One person who rented from the Société Saint-Jean-Baptiste was Mrs. Steinberg, a woman of Jewish heritage from central Europe, who came here, set up a grocery store and built an empire. Her business sense was every bit as innovative as her eye for detail with food. And, from a practical point of view, open-front refrigerators were invented in Montréal’s grocery stores.
To me, Montréal is an incredible fusion of history, geography and culture. The city’s culture is very unique and very Canadian at the same time. That is Montréal: French at heart, multicultural by nature.
The text “Toronto” appears against a background of a full screen montage showing the sights and landmarks of urban Toronto.
A male narrator is shown standing outside among the downtown high rises.
Text displays: Gary Miedema - Associate Director, Heritage Toronto.
Narrator: The tours are a perfect way to introduce people to the city, to give them a sense of place, to welcome them and give them some stories to tell.
A female narrator is shown outside conducting a guided tour.
Narrator: And in 1924 those Pasquale Bros created the Unico brand. I didn’t know this brand was created by two newcomers, Italian newcomers, Italian immigrants coming to the ward in the early 1900s.
A male narrator is shown standing outside among the downtown high rises.
Narrator: The tour itself, as you move through it, you learn about these four cultural communities. You learn, and what you learn about them is they faced common challenges and they had some common tools to deal with those challenges, which is finding comfort amongst each other, building institutions to help serve them and their neighbours, and working together really to build a better place. And the story of these cultural communities is they helped to build the city. They faced challenges. They did their best to overcome them. And in doing so, they made this place a better place.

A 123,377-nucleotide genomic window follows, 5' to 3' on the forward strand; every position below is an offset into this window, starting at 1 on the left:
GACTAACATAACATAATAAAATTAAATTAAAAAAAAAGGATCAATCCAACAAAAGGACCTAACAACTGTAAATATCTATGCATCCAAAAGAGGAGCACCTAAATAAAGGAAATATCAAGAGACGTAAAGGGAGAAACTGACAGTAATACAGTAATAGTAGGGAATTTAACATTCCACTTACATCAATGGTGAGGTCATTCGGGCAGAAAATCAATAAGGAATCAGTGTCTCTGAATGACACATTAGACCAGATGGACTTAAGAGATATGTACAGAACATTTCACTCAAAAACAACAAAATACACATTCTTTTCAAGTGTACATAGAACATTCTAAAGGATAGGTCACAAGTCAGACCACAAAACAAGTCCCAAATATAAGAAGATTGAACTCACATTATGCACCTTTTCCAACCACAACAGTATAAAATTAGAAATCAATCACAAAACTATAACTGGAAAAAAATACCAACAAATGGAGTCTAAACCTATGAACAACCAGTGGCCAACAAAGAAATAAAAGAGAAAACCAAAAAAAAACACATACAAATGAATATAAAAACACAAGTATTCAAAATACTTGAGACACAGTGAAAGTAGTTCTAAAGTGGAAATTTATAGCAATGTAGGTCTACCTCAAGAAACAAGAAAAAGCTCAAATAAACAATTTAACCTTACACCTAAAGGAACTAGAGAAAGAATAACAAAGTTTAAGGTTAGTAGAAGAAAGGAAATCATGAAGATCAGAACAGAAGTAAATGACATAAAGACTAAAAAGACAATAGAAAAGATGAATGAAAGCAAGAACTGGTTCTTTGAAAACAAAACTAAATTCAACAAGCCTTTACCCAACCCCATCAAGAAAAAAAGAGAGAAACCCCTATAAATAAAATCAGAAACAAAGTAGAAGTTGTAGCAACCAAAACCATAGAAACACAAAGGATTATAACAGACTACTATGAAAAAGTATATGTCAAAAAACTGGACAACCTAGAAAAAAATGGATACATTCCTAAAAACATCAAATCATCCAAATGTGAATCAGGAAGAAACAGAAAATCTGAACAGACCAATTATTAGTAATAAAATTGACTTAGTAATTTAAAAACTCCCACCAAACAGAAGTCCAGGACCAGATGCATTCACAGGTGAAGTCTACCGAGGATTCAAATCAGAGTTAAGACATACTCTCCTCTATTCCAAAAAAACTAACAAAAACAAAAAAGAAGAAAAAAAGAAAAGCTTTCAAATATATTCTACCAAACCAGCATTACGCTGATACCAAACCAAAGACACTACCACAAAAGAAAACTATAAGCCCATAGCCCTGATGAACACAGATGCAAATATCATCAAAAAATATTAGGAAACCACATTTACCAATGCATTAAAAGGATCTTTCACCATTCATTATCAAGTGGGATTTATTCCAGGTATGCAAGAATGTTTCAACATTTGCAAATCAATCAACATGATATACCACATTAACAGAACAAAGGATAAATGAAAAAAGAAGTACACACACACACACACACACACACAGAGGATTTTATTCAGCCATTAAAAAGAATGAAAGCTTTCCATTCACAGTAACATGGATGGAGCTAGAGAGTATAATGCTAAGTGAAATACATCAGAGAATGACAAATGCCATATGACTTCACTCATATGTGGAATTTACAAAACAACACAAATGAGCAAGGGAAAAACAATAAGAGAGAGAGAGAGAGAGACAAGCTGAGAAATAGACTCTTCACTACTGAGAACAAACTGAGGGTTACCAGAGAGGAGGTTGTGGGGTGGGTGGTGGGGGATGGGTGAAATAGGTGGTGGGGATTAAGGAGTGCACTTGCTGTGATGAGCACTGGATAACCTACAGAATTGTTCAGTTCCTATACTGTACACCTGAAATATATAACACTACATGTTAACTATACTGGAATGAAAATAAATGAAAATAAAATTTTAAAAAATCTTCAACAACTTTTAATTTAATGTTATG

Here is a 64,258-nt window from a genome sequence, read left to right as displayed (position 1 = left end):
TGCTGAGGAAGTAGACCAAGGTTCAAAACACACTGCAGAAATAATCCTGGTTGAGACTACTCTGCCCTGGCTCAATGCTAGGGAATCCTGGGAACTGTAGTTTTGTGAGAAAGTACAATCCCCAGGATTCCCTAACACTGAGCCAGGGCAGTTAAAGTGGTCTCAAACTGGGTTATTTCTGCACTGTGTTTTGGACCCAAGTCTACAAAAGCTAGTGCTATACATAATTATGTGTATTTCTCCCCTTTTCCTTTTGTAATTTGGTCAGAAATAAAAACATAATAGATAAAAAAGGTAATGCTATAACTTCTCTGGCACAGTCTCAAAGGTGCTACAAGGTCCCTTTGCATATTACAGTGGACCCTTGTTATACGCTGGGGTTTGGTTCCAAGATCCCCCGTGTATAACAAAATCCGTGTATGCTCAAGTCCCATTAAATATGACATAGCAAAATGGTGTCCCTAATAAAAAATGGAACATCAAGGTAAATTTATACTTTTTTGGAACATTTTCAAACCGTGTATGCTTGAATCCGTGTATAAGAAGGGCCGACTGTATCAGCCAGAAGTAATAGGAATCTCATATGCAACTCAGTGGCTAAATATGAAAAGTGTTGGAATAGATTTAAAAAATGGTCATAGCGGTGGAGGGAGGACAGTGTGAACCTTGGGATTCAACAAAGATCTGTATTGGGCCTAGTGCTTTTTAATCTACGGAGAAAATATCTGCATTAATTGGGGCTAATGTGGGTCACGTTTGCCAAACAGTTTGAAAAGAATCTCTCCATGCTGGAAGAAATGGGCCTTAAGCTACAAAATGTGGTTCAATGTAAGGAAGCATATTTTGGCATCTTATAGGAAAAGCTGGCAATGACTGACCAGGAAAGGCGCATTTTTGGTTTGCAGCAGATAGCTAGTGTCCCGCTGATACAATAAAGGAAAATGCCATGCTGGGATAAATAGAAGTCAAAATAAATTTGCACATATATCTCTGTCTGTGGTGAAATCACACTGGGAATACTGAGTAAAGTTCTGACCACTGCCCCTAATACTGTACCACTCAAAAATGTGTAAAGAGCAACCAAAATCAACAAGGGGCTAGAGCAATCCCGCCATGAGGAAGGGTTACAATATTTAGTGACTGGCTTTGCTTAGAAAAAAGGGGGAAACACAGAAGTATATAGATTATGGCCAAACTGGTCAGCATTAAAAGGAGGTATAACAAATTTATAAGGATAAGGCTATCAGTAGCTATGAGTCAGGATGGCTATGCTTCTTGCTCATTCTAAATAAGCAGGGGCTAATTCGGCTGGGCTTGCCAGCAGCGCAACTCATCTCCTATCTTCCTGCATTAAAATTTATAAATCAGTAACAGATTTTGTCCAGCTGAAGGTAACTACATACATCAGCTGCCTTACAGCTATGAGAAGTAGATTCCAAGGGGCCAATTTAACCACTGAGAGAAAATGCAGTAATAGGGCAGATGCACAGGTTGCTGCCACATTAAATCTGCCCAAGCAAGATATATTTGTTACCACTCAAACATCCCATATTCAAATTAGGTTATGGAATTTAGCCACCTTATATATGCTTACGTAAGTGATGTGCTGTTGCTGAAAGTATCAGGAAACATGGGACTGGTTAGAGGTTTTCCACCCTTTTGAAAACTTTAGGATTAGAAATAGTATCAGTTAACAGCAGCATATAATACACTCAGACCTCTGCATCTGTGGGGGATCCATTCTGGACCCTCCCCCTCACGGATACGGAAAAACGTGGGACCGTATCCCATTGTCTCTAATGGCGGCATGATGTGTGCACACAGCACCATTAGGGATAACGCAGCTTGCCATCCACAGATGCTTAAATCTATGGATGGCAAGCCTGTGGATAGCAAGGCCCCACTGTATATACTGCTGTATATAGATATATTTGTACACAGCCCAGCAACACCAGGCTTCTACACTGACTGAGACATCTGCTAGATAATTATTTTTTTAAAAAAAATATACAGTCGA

A female narrator is shown conducting a guided tour.
Narrator: So we have the story of James Deer and this guy, he’s an Irishman and he immigrated to Toronto from Ireland and he applied to the House of Industry five years after coming to Toronto.
A female narrator speaks from a street corner in downtown Toronto. A montage of urban activity is shown intermittently as she speaks.
Text displays: Marta Keller – Heritage Walk Guide – Toronto.
Narrator: Well, the reaction to these walks has been really, really positive. People from different kind of backgrounds are joining me during the tours, so I’m getting newcomers, but I’m also getting locals from Toronto, which means that that discussion about immigration is consistently during the tours. So I encourage them to share their thoughts, share their experiences and talk about the current situation and where we are now and what are the themes we should talk about, looking to the future.
The male narrator is shown standing outside among the downtown high rises.
Narrator: At key stops when stories are told, you can see the lights go on, you can see people nodding their heads and understanding. You can see them connecting with some of the historical characters that we talk about. And we’ve had the response that, you know, now I know some stories that I can go home and tell my family and friends. And I think that’s… that’s one of the best responses you can get. You want them to have a sense of the city so now that they can pass it on and tell others.